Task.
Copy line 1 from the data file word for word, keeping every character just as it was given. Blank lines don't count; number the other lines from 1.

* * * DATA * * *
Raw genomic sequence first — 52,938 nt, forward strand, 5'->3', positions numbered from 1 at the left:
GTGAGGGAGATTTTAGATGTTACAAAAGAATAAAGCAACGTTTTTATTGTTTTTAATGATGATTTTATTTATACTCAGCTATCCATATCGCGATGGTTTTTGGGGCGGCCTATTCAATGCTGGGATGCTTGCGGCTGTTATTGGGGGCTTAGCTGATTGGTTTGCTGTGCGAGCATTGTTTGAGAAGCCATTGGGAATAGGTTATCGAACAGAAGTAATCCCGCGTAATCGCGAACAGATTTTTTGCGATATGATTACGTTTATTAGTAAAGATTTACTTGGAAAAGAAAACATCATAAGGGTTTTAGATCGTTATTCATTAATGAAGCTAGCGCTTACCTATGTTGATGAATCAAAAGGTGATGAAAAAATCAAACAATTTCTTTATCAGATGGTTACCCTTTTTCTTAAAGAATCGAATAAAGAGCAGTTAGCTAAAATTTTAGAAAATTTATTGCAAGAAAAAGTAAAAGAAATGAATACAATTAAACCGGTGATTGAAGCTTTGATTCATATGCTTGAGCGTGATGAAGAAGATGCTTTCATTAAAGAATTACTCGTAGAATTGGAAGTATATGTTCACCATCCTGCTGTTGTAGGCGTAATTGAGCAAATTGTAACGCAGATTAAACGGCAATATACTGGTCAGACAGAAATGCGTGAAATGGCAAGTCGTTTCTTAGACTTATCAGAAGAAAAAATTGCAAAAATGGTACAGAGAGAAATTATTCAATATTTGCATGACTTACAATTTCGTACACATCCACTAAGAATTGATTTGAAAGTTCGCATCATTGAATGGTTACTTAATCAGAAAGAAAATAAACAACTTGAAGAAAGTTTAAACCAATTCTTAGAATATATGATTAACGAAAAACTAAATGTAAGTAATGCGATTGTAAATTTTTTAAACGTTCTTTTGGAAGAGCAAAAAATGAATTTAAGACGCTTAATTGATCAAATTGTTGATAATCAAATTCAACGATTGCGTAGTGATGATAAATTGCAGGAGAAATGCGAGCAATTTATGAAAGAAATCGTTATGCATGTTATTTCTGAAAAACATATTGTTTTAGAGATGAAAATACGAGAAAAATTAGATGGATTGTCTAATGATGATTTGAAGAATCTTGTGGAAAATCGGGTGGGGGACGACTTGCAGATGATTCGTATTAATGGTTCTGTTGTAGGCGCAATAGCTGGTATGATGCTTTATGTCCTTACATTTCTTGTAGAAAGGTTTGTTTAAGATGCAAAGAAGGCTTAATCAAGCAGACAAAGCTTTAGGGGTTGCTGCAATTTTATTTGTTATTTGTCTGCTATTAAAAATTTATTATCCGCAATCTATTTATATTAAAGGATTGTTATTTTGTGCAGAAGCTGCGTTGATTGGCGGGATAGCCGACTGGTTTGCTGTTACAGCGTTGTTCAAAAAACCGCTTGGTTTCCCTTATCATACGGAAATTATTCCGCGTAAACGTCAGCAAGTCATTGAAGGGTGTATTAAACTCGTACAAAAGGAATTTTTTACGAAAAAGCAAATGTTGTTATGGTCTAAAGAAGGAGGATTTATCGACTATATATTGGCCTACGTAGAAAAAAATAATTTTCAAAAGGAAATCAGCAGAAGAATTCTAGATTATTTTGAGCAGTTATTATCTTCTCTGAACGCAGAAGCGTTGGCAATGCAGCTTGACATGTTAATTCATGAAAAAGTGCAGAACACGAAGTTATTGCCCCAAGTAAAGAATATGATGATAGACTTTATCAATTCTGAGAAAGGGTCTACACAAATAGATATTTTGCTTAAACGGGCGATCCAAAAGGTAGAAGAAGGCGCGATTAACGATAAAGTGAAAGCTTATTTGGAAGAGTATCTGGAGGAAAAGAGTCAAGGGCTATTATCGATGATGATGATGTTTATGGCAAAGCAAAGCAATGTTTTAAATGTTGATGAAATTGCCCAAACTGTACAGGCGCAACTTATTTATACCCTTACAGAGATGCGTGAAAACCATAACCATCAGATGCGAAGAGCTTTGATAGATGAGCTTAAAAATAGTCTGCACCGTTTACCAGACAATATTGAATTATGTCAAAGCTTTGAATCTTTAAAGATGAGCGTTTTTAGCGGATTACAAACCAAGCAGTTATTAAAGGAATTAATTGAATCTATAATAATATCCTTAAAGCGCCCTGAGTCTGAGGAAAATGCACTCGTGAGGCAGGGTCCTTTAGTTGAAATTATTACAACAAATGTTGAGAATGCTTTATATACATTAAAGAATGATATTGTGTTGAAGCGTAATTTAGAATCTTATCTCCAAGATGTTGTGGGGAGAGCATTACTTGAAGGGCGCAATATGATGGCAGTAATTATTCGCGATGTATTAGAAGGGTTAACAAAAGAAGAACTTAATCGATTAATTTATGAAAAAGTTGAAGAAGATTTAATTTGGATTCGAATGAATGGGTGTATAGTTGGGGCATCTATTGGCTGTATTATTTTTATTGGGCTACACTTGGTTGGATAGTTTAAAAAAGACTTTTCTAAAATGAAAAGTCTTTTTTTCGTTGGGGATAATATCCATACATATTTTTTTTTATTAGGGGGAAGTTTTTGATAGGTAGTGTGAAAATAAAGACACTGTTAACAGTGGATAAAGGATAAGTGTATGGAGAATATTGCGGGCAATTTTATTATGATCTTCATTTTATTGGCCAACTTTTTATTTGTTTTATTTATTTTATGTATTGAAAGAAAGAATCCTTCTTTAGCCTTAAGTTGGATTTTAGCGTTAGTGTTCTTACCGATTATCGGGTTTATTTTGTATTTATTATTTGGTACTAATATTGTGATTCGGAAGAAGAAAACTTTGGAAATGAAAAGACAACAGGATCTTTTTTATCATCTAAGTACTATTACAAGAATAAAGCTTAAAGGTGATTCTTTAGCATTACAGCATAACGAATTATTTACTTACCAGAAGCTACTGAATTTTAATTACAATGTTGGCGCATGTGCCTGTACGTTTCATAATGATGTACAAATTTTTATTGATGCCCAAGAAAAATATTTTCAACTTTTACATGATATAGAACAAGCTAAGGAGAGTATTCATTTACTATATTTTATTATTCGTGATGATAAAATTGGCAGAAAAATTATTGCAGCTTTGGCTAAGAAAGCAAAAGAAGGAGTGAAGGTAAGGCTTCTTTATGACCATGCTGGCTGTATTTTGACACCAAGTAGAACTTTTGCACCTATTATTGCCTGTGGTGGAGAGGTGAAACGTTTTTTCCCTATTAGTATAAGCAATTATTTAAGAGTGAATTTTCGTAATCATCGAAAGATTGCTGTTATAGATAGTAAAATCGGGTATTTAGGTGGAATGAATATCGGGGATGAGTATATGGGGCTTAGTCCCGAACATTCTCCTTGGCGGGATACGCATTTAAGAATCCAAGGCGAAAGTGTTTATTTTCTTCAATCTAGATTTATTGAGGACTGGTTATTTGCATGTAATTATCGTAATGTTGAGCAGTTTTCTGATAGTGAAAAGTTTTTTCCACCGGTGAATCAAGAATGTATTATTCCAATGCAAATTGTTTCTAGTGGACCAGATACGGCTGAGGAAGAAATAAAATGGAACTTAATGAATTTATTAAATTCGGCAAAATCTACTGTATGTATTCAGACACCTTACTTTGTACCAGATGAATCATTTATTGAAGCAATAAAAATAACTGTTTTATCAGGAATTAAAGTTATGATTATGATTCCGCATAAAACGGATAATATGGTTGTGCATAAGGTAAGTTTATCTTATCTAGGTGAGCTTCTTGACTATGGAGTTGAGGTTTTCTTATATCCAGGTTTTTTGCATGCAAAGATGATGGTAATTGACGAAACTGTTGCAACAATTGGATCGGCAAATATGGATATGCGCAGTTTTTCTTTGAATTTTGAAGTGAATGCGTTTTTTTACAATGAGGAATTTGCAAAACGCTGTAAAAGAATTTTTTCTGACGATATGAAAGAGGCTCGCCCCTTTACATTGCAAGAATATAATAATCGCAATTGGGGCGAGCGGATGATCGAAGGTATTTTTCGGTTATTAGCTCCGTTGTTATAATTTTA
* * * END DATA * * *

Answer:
Raw genomic sequence first — 52,938 nt, forward strand, 5'->3', positions numbered from 1 at the left: